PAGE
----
In the past years I have been involved in introducing the photographic work of Yutaka Takanashi to the West. In 2009 I wrote an essay on Yutaka Takanashi:”Takanashi’s Magnetic Storm” for the first Western monograph on the artist: “Yutaka Takanashi. Photography 1965-74?.
In 2012 the Fondation Henri Cartier-Bresson held the first Yutaka Takanashi museum exhibition outside Japan. On this occasion I contributed an essay “Towards the City” to the catalogue to the show. In this text I wrote about Takanashi’s series Toshi-e as well as about his subsequent series Machi (Town) and the (unpublished) series on bars in Shinjuku, Tokyo.
And since Yutaka Takanashi was the co-founder of the legendary Provoke group I added a short history of the Provoke era.
Yutaka Takanashi, published by Éditorial RM, Mexico City & Toluca Éditions, Paris
[Part 2, part 3 and part 4]
The metropolis of Tokyo is the central theme of 20th century Japanese photography – from the artistic elevation of the city in pictorial images in the early days of the century to the dynamic representation of architecture and urban life based on the “new photography” (a literal translation of the Japanese “shinko shashin”) to the photographic documentation of destruction and reconstruction in the post-war period. In all of its facets, the city of Tokyo reflects the radical change that Japan underwent on its way to becoming an industrial society; it is a breeding ground for social change that also symbolises the collision of tradition and modernity.
Masao Horino: The Character of Greater Tokyo. Art Direction: Takao Itagaki, Chuokoron magazine, Chuokoron-sha October, 1931
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Last year’s Paris Photo fair with Japan as “Guest of Honour” was a huge success and on this occasion, the Dutch photography magazine “foam” contacted me to do an interview with Mariko Takeuchi, the Guest Curator of Paris Photo. The interview was published in foam magazine #17, winter 2008. I will publish the full interview in two parts. The images are a new addition for the blog [the interview was without images, except for some very nice portraits of Mariko :-)].
Part II here
Part I (of II)
The 2008 edition of Paris Photo – one of the world’s most important fairs for still photography – took place in the Carrousel du Louvre in mid-November. This year Japan was Guest of Honour, an exceptional opportunity to present an overview of Japanese photography. Photography has been a major feature of Japanese culture since its introduction in 1848, attracting wide international attention in the 1990s and growing world interest ever since.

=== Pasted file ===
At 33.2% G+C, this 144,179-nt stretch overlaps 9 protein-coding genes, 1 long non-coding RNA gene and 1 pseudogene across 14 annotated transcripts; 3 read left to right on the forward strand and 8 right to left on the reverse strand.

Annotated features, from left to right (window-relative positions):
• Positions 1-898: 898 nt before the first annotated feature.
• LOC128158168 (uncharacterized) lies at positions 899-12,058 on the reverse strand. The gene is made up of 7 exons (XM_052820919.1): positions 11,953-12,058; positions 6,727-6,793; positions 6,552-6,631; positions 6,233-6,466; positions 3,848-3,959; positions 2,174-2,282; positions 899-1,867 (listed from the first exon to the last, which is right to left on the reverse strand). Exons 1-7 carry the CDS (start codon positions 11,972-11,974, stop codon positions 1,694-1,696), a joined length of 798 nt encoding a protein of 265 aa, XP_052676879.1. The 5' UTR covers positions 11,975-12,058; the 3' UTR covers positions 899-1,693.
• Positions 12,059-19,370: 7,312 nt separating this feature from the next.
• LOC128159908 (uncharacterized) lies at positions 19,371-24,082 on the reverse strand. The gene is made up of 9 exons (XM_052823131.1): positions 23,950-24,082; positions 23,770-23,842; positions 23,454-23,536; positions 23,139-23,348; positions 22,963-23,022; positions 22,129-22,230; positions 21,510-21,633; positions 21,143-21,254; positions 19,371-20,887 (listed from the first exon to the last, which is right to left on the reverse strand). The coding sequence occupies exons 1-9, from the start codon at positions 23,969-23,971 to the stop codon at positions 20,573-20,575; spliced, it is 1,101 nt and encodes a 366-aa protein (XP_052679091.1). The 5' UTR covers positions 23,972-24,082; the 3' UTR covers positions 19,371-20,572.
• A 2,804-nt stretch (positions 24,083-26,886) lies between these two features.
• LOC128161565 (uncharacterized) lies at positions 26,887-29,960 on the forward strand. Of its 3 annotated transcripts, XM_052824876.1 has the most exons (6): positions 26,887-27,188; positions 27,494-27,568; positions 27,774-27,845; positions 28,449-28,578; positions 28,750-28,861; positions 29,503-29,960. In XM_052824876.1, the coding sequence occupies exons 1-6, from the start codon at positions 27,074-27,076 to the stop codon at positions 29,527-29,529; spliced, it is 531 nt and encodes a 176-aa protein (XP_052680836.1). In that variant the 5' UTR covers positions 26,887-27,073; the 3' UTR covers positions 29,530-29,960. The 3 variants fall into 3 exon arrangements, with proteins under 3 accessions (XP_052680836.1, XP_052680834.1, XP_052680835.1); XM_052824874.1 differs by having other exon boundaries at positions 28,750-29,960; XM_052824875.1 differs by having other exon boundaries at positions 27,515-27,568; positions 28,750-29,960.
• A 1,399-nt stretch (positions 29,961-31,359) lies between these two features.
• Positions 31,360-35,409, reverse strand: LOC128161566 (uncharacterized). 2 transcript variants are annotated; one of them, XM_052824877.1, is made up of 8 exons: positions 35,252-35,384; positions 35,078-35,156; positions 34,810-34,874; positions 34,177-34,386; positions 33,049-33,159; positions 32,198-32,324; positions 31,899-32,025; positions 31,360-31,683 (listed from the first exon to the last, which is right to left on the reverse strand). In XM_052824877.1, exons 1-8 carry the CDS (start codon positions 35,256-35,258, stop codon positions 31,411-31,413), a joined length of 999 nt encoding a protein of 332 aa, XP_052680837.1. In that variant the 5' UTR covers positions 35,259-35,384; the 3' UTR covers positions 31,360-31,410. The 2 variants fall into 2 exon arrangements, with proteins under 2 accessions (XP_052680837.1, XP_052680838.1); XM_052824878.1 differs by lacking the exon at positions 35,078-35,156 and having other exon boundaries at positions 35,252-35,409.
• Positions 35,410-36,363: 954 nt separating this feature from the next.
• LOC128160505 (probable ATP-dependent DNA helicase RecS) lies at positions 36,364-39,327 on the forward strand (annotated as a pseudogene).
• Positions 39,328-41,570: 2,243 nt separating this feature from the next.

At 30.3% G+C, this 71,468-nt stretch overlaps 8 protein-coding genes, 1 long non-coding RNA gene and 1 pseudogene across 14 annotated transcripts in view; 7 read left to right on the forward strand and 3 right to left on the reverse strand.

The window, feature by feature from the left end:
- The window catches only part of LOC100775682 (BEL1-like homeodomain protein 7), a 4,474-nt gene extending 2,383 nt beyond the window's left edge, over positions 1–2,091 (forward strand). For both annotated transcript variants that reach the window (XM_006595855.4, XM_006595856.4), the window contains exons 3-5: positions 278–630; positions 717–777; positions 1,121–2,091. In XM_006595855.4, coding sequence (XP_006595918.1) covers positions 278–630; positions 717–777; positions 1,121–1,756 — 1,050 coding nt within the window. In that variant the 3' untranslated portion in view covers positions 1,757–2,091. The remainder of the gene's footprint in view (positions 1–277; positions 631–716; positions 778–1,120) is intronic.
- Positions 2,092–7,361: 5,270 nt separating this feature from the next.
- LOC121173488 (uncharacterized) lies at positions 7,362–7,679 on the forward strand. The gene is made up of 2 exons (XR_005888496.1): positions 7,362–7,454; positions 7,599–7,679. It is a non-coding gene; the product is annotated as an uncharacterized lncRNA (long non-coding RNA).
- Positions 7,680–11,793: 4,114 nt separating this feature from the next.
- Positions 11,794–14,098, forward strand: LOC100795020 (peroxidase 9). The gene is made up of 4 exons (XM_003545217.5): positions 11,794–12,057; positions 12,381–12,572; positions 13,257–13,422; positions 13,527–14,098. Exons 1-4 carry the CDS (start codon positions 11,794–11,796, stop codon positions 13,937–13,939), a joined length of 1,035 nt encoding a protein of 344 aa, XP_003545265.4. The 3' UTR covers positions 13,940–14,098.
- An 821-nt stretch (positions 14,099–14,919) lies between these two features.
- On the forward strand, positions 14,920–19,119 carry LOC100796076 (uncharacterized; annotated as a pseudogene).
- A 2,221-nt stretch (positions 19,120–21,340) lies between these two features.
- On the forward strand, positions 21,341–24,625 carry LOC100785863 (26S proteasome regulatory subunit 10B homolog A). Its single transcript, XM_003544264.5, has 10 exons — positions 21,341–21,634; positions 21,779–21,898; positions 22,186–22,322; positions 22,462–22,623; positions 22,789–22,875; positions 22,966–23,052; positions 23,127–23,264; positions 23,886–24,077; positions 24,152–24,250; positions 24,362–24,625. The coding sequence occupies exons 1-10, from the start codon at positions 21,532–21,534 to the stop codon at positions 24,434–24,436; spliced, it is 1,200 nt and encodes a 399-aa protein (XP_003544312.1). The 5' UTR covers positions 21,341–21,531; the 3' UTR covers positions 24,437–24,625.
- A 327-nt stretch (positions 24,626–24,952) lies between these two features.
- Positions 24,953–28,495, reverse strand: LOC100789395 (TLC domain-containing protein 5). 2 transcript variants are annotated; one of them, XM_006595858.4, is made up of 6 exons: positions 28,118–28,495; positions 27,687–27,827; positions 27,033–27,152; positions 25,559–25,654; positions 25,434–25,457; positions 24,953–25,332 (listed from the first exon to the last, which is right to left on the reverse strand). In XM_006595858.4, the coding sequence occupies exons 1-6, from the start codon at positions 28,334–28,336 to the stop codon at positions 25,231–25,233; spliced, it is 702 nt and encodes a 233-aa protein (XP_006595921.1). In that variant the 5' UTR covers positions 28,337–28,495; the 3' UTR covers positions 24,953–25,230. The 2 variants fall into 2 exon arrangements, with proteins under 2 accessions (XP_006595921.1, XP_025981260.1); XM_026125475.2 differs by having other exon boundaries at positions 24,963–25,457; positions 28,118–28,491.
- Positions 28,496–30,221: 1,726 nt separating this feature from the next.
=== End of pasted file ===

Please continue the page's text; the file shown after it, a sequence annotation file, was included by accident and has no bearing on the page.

We asked Ferdinand Brueggemann, of Galerie Priska Pasquer in Cologne and passionate founder of the photo blog Japan-Photo.info to discuss the current state of Japanese photography with the Guest Curator of the show, Mariko Takeuchi.
Nobuyoshi Araki, Yoko, from ‘Sentimental Journey’, 1971 ©Nobuyoshi Araki
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John Szarkowski, a curator who almost single-handedly elevated photography’s status in the last half-century to that of a fine art, making his case in seminal writings and landmark exhibitions at the Museum of Modern Art in New York, died in on Saturday in Pittsfield, Mass. He was 81.
[Quote: New York Times Obituary]
As the New York Times points out John Szarkowski “was first to confer importance on the work of Diane Arbus, Lee Friedlander and Garry Winogrand” and two of his books, “‘The Photographer’s Eye,’ (1964) and ‘Looking at Photographs: 100 Pictures From the Collection of the Museum of Modern Art’ (1973), remain syllabus staples in art history programs.” Szarkowski also introduced the work by William Eggleston in the now legendary exhibition “William Eggleston’s Guide” (1976). This exhibition “was widely considered the worst of the year in photography.”
New Japanese Photography, MOMA, New York 1974
New Japanese Photography
John Szarkowski left definitely his mark in the field of American photography, but not only there. In 1974 John Szarkowski organized together with Shôji Yamagishi (editor of Camera Mainichi magazine) the exhibition “New Japanese Photography”. The exhibition introduced 15 photographers, amongst them the grand masters of Japanese photography: Ken Domon, Yasuhiro Ishimoto, Shomei Tomatsu, Kikuji Kawada, Masatoshi Naitoh, Tetsuya Ichimura, Hiromi Tsuchida, Masahisa Fukase, Ikko, Eikoh Hosoe, Daido Moriyama, Ryoji Akiyama, Ken Ohara, Shigeru Tamura, and Bishin Jumonji.
It was the first major exhibition about contemporary Japanese photography outside Japan ever.
Kikuji Kawada: The Japanese National Flag, 1960-65
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